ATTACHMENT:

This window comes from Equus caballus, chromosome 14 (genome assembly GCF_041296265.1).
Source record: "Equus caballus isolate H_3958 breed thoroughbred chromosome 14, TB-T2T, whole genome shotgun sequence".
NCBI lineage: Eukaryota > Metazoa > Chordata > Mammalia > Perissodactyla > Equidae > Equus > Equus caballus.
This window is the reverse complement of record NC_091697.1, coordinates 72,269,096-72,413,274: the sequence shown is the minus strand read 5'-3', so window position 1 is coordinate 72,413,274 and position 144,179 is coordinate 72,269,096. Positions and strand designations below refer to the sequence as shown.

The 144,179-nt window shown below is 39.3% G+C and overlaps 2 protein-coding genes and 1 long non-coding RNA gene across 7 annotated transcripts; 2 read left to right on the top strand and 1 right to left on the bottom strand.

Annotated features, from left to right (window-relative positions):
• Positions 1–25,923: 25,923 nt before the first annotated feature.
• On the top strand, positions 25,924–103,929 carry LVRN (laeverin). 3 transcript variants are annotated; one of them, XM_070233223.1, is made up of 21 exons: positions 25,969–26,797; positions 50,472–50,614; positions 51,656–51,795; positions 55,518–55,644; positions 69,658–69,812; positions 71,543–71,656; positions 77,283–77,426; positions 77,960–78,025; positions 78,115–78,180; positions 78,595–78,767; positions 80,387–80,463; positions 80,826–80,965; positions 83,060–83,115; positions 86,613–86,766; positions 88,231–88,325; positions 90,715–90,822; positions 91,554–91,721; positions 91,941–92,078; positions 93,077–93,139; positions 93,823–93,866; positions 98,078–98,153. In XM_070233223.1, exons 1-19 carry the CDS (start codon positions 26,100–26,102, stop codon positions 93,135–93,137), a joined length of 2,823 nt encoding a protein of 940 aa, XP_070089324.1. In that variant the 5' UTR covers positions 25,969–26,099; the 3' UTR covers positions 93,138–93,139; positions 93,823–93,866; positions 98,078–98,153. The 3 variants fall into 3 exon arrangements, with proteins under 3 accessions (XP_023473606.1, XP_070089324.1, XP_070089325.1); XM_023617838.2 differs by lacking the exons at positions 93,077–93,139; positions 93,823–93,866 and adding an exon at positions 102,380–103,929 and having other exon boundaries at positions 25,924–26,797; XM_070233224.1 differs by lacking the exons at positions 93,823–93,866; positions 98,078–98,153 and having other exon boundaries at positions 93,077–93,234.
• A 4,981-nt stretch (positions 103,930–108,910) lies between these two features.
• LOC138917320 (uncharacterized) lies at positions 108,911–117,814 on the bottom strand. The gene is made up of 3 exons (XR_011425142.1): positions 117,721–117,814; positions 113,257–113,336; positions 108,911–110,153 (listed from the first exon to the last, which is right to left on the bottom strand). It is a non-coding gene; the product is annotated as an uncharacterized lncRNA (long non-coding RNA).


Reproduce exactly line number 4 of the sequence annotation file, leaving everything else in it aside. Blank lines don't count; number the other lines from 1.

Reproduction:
This window is the reverse complement of record NC_091697.1, coordinates 72,269,096-72,413,274: the sequence shown is the minus strand read 5'-3', so window position 1 is coordinate 72,413,274 and position 144,179 is coordinate 72,269,096. Positions and strand designations below refer to the sequence as shown.